Ryan T. Henderson writes about it for the Daily Signal.
[T]he October issue of the Southern Medical Journal included a study examining the correlation between legalizing physician-assisted suicide and the overall suicide rate. The study, “How Does Legalization of Physician-Assisted Suicide Affect Rates of Suicide?”, contradicts the notion that legalizing assisted suicide would reduce the total number of suicides by helping people cope with their declining condition.
The study… showed that suicides increase when physician-assisted suicide is legalized: “Controlling for various socioeconomic factors, unobservable state and year effects, and state-specific linear trends, we found that legalizing PAS [physician-assisted suicide] was associated with a 6.3 percent increase in total suicides.” Later, the researchers commented that “the introduction of [physician-assisted suicide] seemingly induces more self-inflicted deaths than it inhibits.”
The study was intended to determine whether or not the legalization of physician-assisted suicide provides an effective form of suicide prevention for those considering non-assisted suicide. Such is the claim of the Swiss group EXIT, which advocates for the legalization of physician-assisted suicide on the basis that “the option of physician-assisted suicide is actually an effective form of suicide prevention.”
To test this claim, researchers took suicide rates from states that have already legalized physician-assisted suicide—including Oregon, Washington, and Vermont—and compared them both to the suicide rates in the same states before physician-assisted suicide was legalized, and to suicide rates in states where physician-assisted suicide is not yet legal.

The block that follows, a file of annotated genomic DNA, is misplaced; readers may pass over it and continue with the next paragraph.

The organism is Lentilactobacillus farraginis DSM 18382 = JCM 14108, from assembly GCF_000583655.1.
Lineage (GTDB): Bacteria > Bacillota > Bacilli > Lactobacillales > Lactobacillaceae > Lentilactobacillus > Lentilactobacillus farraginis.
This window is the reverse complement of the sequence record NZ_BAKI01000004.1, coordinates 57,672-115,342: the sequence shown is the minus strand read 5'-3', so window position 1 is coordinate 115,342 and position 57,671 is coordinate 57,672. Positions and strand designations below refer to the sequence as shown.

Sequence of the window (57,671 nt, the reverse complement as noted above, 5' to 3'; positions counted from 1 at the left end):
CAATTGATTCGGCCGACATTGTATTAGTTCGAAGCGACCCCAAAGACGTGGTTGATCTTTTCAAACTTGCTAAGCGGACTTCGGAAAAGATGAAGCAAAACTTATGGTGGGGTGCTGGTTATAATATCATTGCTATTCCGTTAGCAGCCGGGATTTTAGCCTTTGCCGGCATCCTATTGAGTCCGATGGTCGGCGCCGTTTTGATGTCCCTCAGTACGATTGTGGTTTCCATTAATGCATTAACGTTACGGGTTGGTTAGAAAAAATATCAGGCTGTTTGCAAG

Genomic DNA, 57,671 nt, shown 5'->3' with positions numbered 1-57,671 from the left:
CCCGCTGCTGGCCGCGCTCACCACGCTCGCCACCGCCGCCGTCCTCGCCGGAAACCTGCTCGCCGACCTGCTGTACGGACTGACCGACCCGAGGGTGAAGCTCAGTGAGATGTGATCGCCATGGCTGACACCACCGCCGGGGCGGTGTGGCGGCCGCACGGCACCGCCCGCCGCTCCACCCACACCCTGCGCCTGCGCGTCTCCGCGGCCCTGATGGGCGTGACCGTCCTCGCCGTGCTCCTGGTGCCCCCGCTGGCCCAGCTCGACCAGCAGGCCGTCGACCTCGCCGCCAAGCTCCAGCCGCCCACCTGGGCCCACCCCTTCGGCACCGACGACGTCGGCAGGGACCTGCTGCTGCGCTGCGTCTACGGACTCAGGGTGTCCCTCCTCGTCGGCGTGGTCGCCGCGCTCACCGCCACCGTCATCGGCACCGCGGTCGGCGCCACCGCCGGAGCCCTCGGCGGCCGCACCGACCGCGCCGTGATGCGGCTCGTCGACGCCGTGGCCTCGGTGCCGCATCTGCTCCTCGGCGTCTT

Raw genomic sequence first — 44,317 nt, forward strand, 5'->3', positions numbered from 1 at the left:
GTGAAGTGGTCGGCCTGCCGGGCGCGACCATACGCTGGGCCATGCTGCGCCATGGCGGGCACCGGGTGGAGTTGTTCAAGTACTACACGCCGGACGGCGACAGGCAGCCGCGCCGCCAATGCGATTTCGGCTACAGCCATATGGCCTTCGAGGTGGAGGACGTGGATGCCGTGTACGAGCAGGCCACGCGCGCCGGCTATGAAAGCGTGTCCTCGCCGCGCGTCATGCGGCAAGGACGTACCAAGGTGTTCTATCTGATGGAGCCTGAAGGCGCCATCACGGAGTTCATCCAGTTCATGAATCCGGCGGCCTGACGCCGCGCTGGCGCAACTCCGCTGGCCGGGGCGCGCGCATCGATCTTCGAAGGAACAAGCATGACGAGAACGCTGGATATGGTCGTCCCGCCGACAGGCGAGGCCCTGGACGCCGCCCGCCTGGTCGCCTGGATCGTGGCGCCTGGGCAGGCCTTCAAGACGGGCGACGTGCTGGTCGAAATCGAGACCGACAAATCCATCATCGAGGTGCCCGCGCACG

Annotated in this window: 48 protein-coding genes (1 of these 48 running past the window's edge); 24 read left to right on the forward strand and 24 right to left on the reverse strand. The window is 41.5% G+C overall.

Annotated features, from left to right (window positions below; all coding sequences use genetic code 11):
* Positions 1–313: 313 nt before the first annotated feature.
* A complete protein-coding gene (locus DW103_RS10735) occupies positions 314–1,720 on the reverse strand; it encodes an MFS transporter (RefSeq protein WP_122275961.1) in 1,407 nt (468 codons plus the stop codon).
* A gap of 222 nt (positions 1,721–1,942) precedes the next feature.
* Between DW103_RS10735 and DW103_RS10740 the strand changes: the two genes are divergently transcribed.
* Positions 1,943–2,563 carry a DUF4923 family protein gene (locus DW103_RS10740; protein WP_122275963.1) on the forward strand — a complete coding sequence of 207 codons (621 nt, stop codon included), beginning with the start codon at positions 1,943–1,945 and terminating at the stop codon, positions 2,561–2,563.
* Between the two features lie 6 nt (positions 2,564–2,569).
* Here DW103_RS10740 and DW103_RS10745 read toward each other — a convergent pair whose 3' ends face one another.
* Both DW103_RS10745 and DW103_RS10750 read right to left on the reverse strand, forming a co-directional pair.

According to the researchers, “There is no evidence that [physician-assisted suicide] is associated with significant reductions in nonassisted suicide for either older or younger people.” Furthermore, the data “do not suggest that on average PAS leads to delays in non-assisted suicide.”
As one might suspect, the researchers found that instead of reducing suicides, legalizing physician-assisted suicide increases them. This uptick in suicides following the legalization of physician-assisted adds another reason to the already long list of reasons that physician-assisted suicide is bad policy.
I love this study, because this is the exact same methodology that economists like John Lott and Gary Beck use to analyze the effects of concealed carry laws on violent crime. This is the right way to explore how changes in the law change human behavior. You don’t want to just say what you think will happen, because it feels good to you. You want to look in other places and times where these laws have been tried, and then see the results. That’s the conservative approach to decision-making.